This article originally appeared in the March/April 2018 issue of Foreign Affairs. View it here.

Over the last seven years, social upheavals and civil wars have torn apart the political order that had defined the Middle East ever since World War I. Once solid autocracies have fallen by the wayside, their state institutions battered and broken, and their national borders compromised. Syria and Yemen have descended into bloody civil wars worsened by foreign military interventions. A terrorist group...

April 27, 2018

Johns Hopkins SAIS was honored to host members of the Sikh-American community for a dialogue on diversity in the U.S. military, and the intersection of core values in Sikhism and military service.

To kick off the event, a documentary short film was shown detailing the struggles of Bhagat Singh Thind as one of the first Sikhs to serve in the U.S. Army. This was followed by a panel discussion on religious accommodation and the challenges to and opportunity for broader diversity in the U.S. Army.


Foreign policy begins at home, and in Europe and the United States the domestic drivers of foreign policy are shifting in important ways. The election of Donald Trump as U.S. president, the decision of British voters to leave the European Union, and popular pressures on governments of all stripes and colors to deal with the domestic consequences of global flows of people, money and terror all highlight the need for greater understanding of such domestic currents and their respective influence on...

This article was originally published by The Atlantic on April 25, 2018. View it here.

"The Iran Regime-Change Crew Is Back. That probably spells doom for the nuclear deal."

Among the most strident critics of the nuclear deal with Iran are those who believe it furthers the survival of its leadership. By throwing Iran’s rulers an economic lifeline, they believe, the deal is an abject failure. America’s goal, they say, should never have been “denuclearization,” but regime change.

These days, those re...

April 16, 2018

The Foreign Policy Institute, Asia Programs, Muse District, & Indus hosted Kaleidoscope Pakistan, an exhibition of works by Naureen Bokhari, curated by Muse District.The photography exhibit and reception were hosted in association with Pakistan Beyond Seventy: The Long View, a conference hosted by Johns Hopkins SAIS Asia Programs & Lahore University of Management Sciences. The event was on the record and open to the media.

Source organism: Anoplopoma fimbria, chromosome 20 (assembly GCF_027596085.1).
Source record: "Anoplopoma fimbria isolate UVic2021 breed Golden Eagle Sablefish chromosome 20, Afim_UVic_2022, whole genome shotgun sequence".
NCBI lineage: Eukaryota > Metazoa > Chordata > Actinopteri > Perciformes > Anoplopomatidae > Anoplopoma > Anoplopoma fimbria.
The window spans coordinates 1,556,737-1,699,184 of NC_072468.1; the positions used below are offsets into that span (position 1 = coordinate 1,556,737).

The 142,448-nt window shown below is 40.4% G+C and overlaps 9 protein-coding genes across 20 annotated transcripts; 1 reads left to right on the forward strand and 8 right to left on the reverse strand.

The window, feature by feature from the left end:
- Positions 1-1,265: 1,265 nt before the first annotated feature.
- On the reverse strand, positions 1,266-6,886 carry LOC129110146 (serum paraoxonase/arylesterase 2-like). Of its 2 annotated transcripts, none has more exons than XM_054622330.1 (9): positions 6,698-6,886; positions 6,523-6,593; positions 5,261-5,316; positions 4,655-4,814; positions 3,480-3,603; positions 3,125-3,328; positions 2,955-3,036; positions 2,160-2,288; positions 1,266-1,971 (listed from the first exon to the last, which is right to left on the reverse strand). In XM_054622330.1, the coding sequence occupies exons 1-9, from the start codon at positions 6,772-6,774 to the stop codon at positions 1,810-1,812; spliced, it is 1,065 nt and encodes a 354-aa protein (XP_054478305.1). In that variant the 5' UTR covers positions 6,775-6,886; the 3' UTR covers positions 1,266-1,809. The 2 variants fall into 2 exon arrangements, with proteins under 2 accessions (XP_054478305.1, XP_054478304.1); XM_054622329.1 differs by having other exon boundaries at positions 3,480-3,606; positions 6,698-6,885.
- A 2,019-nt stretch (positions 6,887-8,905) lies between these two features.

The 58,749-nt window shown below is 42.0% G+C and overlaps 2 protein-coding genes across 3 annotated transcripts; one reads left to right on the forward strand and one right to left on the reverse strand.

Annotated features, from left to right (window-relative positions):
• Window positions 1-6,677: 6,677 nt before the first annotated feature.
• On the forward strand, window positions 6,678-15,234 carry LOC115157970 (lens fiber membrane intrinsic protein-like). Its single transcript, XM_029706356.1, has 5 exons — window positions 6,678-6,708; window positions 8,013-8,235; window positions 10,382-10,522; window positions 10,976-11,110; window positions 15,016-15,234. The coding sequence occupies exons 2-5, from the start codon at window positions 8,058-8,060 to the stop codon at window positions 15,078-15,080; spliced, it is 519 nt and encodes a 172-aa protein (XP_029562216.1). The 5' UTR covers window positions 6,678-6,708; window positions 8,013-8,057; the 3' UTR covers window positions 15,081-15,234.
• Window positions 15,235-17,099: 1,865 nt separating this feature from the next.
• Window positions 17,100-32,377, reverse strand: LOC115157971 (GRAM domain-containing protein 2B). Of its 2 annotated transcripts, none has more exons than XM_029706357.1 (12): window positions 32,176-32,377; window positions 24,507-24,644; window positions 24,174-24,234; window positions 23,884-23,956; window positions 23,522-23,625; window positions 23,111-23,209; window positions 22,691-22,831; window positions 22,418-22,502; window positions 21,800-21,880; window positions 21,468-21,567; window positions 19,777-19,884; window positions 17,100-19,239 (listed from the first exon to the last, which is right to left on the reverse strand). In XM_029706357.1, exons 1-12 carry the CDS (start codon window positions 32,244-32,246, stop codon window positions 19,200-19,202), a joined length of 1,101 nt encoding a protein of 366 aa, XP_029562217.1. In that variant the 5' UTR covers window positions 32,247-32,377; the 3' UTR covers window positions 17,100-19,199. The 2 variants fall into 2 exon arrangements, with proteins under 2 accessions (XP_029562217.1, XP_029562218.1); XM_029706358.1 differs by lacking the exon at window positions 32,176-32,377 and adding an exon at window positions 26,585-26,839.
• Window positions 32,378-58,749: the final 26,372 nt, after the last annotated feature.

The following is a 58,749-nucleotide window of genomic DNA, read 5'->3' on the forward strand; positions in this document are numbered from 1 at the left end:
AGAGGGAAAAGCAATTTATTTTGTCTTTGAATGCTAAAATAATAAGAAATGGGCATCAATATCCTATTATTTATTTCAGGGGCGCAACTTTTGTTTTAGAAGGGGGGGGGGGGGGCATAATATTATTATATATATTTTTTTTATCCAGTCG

​Decades of war on terror and militancy in Pakistan have dom...

This piece originally appeared in 38 North on April 16, 2018. View it here.

A Third Way?

In a report published last January in 38 North, “Unpacking a US Decision to Use Force Against North Korea: Issues, Options, and Consequences,” Robert Jervis assesses the efficacy of using force against North Korea. Jervis cautions against assuming that superior US military and economic capabilities guarantee success in denuclearizing the North. He also underscores the uncertainties attendant to even the limite...

Over the last seven years, social upheavals and civil wars have torn apart the political order that had defined the Middle East ever since World War I. Once solid autocracies have fallen by the wayside, their state institutions battered and broken, and their national borders compromised. Syria and Yemen have descended into bloody civil wars worsened by foreign military interventions. A terrorist group, the Islamic State (also known as ISIS), seized vast areas of Iraq and Syria before being pushe...

April 10, 2018

This piece was originally published on September 28, 2017 and is republished with the permission of War on the Rocks. It was informed in part by the Johns Hopkins SAIS-Peking University (PKU) Dialogue, which was made possible by the Betty Lou Hummel Endowment Seed Grant for Collaborative Research on Foreign Policy, awarded to SAIS professors Daniel Markey and Joshua White.

The seed grant was established to foster collaborative research involving two or more SAIS faculty from different programs on...

April 5, 2018

A year ago yesterday, a chemical attack on sleeping families in the Syrian town of Khan Shaykhun killed 72 civilians and left 550 wounded. Today is the 26th anniversary of the beginning of the siege of Sarajevo—the longest and the most brutal conflict in European post-World War II history.

Tomorrow, one year will have passed since the United States carried out one-off airstrikes on the Shayrat air base in Syria, from which the chemical attack had been launched two days earlier.  

This time last ye...

April 3, 2018

“Witness: Aleppo Sights, Sounds & Stories from Pre-War Syria,” was a panel discussion and exhibition of Syrian music and photography, hosted at the Johns Hopkins University School of Advanced International Studies (SAIS). The program included a panel discussion about pre-war Syria, featuring a performance of Syrian music, and was followed by a reception and exhibition of 56 photographs by Jason Hamacher of Lost Origin Productions.

Hamacher gained unprecedented access to the city of Aleppo from 20...

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